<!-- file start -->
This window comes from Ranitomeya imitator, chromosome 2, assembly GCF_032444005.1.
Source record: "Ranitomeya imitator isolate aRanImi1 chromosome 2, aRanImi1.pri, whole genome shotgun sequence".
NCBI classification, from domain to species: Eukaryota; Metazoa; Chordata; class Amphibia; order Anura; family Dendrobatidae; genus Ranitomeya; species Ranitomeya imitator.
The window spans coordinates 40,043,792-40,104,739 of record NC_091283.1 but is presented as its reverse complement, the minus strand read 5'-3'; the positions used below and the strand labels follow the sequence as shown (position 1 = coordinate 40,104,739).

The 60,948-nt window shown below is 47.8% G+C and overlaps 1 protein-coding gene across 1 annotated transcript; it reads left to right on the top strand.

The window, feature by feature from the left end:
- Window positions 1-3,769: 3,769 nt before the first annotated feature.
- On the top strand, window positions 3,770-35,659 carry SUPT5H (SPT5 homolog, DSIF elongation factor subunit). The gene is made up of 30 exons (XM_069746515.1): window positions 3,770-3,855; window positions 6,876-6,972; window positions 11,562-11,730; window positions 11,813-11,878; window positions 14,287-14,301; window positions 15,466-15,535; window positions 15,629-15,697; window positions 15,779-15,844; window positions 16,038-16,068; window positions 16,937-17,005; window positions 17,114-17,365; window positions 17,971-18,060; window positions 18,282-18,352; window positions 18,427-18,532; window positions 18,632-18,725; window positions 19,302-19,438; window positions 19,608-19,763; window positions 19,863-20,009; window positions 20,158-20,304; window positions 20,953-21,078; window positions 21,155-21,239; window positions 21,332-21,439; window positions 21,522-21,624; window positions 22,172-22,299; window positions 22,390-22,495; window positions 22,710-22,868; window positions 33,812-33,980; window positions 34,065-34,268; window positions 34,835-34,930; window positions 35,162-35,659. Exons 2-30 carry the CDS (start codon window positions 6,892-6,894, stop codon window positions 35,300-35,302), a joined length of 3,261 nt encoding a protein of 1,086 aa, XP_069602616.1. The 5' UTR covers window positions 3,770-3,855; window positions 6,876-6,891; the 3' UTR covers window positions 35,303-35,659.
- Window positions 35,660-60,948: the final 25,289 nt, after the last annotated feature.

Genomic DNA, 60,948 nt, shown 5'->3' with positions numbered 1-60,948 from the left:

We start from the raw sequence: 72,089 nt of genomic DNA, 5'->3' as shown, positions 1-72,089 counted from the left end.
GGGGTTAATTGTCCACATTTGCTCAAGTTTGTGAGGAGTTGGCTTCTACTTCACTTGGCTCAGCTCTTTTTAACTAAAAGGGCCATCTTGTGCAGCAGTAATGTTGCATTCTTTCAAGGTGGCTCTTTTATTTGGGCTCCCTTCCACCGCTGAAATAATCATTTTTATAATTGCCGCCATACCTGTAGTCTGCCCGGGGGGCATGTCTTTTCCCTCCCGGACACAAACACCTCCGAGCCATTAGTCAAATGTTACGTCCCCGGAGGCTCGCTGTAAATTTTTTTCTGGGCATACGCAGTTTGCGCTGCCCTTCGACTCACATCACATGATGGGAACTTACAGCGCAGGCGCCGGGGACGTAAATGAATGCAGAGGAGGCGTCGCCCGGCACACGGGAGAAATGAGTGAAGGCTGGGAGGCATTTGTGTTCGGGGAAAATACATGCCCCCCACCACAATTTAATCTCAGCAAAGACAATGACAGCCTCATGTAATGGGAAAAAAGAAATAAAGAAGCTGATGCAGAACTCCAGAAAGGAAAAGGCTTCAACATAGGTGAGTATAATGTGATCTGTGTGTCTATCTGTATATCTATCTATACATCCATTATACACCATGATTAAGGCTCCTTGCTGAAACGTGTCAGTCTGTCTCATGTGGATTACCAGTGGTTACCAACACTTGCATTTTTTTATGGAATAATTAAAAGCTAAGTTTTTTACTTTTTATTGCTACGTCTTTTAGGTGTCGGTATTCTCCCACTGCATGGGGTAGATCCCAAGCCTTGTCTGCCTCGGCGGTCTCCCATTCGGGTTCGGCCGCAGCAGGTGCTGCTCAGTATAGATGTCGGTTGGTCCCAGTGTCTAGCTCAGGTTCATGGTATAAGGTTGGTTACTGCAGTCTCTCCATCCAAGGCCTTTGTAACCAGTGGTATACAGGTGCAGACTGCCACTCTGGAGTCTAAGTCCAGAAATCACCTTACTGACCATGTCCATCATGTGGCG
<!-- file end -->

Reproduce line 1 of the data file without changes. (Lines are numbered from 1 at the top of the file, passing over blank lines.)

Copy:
This window comes from Ranitomeya imitator, chromosome 2, assembly GCF_032444005.1.